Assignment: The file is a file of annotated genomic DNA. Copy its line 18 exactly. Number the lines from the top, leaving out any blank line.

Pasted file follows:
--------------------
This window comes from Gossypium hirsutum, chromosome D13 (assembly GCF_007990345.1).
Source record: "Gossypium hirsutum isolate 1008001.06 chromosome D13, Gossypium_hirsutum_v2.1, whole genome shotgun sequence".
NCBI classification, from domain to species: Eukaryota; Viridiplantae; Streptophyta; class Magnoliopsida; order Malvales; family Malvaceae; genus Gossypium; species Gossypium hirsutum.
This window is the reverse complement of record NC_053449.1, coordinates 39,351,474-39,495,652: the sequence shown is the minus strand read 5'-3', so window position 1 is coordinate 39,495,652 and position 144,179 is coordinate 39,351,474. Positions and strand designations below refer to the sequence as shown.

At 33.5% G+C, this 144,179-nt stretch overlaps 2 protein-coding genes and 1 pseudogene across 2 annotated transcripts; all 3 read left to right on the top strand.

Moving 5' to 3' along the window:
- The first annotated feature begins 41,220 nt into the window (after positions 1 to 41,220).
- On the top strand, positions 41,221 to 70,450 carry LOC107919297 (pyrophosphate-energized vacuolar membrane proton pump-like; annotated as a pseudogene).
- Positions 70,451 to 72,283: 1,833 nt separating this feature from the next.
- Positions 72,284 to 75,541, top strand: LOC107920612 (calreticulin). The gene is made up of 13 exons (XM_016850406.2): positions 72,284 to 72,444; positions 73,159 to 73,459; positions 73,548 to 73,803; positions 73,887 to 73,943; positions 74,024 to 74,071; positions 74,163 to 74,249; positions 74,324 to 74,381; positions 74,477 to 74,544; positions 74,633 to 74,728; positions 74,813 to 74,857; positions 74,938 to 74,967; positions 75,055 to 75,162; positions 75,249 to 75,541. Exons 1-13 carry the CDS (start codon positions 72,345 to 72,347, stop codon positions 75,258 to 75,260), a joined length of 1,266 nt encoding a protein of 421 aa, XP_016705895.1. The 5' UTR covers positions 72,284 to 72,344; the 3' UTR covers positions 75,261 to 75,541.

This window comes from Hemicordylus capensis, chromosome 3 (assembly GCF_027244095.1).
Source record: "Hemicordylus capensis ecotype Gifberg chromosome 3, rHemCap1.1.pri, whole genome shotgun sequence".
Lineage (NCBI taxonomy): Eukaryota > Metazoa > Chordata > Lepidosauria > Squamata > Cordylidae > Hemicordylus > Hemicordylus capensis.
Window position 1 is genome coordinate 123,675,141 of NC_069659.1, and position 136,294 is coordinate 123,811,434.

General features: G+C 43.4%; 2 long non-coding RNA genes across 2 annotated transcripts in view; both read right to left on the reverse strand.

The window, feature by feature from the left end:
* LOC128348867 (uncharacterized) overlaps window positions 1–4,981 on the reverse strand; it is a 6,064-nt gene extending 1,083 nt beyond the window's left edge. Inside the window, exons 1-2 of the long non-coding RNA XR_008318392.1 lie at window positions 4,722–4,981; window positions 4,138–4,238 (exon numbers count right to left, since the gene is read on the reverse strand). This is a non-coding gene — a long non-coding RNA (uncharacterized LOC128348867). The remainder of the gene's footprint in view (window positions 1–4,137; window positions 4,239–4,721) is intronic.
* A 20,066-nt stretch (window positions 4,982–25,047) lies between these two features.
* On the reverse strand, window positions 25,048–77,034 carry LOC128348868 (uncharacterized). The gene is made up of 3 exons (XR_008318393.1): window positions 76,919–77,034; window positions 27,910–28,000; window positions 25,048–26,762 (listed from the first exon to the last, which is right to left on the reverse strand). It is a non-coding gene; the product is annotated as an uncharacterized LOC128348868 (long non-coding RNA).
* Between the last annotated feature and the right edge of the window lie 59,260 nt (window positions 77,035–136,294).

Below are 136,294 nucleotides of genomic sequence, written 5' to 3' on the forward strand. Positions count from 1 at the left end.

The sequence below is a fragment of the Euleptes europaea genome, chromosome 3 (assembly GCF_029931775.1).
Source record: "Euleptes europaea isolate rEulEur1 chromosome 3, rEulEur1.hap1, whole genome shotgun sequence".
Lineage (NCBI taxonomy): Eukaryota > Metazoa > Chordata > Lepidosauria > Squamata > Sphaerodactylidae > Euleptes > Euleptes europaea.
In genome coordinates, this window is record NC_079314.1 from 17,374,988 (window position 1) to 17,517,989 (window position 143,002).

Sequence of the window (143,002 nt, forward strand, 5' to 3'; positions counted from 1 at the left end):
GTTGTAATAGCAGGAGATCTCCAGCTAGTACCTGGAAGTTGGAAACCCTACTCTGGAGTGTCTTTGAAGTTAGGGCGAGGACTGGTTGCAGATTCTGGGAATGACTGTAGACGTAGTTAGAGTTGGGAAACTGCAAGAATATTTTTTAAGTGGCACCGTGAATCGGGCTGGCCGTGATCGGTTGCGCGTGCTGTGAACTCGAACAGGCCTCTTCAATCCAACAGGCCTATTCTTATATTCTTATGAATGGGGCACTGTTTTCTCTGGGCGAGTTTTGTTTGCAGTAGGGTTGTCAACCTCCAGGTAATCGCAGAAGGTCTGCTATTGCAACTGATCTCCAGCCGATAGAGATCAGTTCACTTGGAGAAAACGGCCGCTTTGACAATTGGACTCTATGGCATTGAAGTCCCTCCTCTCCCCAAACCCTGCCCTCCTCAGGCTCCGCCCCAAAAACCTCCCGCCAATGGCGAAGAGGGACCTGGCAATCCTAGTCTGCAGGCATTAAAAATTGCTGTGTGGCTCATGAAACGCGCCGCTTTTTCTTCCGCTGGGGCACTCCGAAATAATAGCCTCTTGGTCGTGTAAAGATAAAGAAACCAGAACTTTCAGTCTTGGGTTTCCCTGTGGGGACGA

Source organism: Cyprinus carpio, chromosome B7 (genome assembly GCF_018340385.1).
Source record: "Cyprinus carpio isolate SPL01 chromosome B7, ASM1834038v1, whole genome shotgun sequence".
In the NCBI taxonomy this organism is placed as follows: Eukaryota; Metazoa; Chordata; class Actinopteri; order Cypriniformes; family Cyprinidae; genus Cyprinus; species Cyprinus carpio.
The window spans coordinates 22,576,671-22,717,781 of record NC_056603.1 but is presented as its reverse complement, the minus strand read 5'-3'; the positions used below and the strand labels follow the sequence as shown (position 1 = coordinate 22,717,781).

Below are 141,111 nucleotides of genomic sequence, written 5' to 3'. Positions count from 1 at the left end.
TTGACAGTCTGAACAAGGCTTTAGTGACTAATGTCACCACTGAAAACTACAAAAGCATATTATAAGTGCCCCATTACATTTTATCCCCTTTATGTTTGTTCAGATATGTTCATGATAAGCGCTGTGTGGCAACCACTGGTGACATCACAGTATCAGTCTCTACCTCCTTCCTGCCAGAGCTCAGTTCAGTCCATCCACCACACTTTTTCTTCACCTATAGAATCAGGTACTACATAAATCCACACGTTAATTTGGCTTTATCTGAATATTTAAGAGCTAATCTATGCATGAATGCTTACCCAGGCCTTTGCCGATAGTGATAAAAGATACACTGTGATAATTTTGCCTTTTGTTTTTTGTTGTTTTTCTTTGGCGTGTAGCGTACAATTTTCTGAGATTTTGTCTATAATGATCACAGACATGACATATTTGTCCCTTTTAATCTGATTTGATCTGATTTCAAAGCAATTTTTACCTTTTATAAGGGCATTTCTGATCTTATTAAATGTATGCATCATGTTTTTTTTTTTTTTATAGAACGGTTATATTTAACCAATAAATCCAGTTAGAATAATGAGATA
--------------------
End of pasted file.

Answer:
* A 20,066-nt stretch (window positions 4,982–25,047) lies between these two features.